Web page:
With respect to the US air war in Iraq, that leaves European nations as the only others involved, with a handful of British and French planes involved, and some Danish planes en route.

Abadi also reiterated his opposition to any foreign ground troops in the war, insisting that only Iraqi ground troops were needed to defeat ISIS with the provision of air support from the US and others. (en) RSS feed for articles and news

Who Buys Islamic State’s Illegal Oil?

By , October 1, 2014 8:15 pm

Who Buys Islamic State’s Illegal Oil?

By John Lee.

A report by Chris Dalby of finds that the 11 oil fields that IS controls in Iraq and Syria have made it a largely independent financial machine.

Its fields in Iraq alone are thought to produce between 25,000 and 40,000 barrels of oil per day, earning it an estimated $ 1.2 million [1.4 billion Iraqi dinars] daily, while adding the Syrian fields brings this to nearly $ 3 million.

The oil is sold at a discount of anything up to 75 percent.

Luay al-Khatteeb, the director of the Iraq Energy Institute, told CNN:

“The crude is transported by tankers to Jordan via Anbar province, to Iran via Kurdistan, to Turkey via Mosul, to Syria’s local market and to the Kurdistan region of Iraq, where most of it gets refined locally.

“Turkey has turned a blind eye to this and may continue to do so until they come under pressure from the West to close down oil black markets in the country’s south.”


(Oil image via Shutterstock)

Iraq Business News

Ex-CIA contractor: US aiding ex-Soviet states to attack Russia

By , September 4, 2014 10:53 am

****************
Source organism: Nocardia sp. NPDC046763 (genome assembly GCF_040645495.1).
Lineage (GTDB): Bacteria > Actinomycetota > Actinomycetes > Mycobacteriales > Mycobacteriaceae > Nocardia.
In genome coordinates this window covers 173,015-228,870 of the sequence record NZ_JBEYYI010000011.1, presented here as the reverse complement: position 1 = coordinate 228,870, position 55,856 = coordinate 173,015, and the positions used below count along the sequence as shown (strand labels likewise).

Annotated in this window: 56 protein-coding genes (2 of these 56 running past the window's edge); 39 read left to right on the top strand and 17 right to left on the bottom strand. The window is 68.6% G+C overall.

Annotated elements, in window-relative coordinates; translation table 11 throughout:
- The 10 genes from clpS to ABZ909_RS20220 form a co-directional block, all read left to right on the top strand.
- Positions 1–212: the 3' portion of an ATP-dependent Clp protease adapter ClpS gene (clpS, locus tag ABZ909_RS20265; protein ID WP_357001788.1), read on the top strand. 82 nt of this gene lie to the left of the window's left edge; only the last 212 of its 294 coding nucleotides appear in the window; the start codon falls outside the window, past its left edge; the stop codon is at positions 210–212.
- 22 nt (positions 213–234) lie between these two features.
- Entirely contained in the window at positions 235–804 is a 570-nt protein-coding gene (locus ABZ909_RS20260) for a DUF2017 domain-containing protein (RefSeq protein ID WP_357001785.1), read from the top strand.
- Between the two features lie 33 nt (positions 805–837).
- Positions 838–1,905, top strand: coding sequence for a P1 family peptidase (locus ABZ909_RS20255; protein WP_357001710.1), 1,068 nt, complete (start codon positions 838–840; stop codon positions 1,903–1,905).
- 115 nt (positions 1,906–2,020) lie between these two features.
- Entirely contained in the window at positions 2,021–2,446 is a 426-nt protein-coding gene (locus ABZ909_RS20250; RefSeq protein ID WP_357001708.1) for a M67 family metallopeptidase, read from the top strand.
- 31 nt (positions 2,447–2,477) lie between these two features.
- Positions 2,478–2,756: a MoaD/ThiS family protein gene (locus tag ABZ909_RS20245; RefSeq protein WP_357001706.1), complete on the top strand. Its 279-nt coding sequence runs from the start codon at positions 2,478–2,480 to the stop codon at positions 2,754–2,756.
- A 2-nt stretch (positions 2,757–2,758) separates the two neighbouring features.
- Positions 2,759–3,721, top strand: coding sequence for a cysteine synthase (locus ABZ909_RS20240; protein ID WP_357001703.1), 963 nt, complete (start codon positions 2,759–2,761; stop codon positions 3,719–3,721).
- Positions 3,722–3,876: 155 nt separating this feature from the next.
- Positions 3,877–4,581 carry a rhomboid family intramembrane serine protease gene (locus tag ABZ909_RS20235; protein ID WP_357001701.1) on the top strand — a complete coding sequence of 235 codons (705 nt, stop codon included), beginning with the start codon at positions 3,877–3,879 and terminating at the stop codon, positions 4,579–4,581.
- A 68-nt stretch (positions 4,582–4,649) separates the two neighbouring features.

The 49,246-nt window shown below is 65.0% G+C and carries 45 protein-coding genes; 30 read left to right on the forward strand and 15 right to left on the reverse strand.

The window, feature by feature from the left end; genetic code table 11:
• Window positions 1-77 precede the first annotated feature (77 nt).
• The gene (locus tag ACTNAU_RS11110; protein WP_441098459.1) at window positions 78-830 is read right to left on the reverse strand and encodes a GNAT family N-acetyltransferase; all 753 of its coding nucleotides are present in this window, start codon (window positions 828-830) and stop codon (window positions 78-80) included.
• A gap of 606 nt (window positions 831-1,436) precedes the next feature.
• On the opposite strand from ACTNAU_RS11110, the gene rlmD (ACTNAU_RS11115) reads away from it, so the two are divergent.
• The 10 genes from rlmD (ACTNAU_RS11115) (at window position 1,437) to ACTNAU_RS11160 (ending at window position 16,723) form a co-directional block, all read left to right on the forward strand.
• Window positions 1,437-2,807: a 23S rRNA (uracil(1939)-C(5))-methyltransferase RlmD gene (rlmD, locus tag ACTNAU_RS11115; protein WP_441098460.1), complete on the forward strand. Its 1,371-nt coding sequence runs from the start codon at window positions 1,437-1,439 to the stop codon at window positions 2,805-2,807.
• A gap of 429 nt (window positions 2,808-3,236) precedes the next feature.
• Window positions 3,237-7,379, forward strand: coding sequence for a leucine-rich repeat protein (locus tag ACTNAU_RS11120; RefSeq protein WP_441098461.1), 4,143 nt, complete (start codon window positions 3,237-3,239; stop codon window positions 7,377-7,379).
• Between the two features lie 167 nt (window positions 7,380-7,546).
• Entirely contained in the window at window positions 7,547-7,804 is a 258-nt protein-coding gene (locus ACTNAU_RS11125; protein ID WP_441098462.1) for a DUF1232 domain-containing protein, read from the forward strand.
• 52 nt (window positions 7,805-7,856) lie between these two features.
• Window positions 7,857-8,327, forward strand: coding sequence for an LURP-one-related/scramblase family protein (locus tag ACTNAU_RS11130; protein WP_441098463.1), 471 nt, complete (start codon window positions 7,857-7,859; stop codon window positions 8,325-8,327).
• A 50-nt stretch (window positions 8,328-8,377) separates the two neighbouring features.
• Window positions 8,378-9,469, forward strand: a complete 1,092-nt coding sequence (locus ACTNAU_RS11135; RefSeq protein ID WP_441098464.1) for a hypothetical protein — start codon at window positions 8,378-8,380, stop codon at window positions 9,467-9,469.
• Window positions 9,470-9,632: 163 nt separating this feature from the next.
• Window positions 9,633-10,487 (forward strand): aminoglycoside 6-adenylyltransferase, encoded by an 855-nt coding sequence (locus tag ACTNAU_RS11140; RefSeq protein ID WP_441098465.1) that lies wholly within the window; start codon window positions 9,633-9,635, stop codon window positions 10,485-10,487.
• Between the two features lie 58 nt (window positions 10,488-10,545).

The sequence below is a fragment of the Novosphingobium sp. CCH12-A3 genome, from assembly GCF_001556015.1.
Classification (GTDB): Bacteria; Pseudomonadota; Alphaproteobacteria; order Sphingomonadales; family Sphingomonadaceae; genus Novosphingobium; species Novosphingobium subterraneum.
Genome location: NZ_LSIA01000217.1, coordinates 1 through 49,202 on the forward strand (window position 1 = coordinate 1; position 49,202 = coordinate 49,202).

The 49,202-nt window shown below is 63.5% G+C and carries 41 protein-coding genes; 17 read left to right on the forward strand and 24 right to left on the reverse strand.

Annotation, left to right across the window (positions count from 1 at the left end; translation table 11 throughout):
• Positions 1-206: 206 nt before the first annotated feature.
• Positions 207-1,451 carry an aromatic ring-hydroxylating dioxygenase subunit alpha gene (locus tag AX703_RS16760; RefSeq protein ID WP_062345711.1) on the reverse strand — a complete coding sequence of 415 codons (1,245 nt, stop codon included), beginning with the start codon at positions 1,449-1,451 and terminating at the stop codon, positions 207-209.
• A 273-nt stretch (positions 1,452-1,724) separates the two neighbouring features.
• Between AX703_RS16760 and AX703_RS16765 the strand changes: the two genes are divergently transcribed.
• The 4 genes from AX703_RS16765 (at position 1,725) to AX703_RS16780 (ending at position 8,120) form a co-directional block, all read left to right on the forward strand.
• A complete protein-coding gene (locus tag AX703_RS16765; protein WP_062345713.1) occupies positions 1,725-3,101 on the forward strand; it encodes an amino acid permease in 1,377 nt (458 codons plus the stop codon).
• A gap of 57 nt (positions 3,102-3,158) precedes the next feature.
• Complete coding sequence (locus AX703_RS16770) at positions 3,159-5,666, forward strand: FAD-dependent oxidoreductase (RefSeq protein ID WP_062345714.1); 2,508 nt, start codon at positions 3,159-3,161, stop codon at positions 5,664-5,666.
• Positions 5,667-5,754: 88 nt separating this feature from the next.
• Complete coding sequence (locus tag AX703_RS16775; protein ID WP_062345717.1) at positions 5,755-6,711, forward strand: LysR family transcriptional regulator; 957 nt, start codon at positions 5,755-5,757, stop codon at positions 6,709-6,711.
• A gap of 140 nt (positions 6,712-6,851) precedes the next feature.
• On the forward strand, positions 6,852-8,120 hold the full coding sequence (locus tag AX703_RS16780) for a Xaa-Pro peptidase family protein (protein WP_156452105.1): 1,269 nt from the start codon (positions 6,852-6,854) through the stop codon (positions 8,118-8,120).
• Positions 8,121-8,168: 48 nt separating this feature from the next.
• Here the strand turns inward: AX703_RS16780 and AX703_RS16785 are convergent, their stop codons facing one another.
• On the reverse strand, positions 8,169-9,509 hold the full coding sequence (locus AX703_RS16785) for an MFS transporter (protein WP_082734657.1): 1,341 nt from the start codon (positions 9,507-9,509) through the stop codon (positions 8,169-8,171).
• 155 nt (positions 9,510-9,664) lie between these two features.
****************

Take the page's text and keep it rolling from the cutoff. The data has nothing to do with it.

Ex-CIA contractor: US aiding ex-Soviet states to attack Russia
By: Press TV on: 03.09.2014 [23:04 ] (50 reads)

Ex-CIA contractor: US aiding ex-Soviet states to attack Russia

Wed Sep 3, 2014 5:51PM GMT

US President Barack Obama’s efforts in Estonia to form a coalition against Russia is a “diversion” and illustrates the “height of hypocrisy,” an American author and former CIA and NSA contractor says.

Steven D. Kelley made the comments after he was asked by Press TV about Obama’s statement in Estonia on Wednesday that the United States will not be intimidated by ISIL militants after the beheading of a second American journalist and will build a coalition to “degrade and destroy” the group.

Obama flew to Estonia as part of a 4-day European trip to hold talks with leaders of the NATO military alliance as tensions escalate between the West and Russia over the crisis in Ukraine.

The US president also announced plans to send military units and aircraft to the Baltic states of Estonia, Latvia, and Lithuania to reassure those countries of their security amid the ongoing conflict in Ukraine.
“He (Obama) talks about forming a coalition to deal with the problem of ISIL while he is trying to form a coalition of former Soviet satellites to form a basis for the purpose of attacking Russia.”

Obama is using the ISIL beheading of US journalist Steven Sotloff “as a diversion from what he’s doing over there in the Baltics,” Kelley told Press TV on Wednesday. “This seems to be the height of hypocrisy.”

He argued that the US president is attempting to form a coalition against Russia for its activities in Ukraine while people of eastern Ukraine are “under attack” by the US, EU and NATO.

Some Western countries and the Kiev government accuse Moscow of having a hand in the crisis in eastern Ukraine where pro-Russian forces are engaged in fierce battles with government forces.

Russia denies the allegations. (en) RSS feed for articles and news

Tortured and Raped by Israel, Persecuted by the United States

By , September 3, 2014 10:28 pm
Rasmea Odeh (Photo: Arab American Action Network)

Rasmea Odeh (Photo: Arab American Action Network)

Twenty-two-year-old Rasmea Odeh, along with 500 other Palestinians, was arrested in 1969 by the Israel Defense Forces (IDF) during a massive security sweep following the 1967 war and occupation of the West Bank.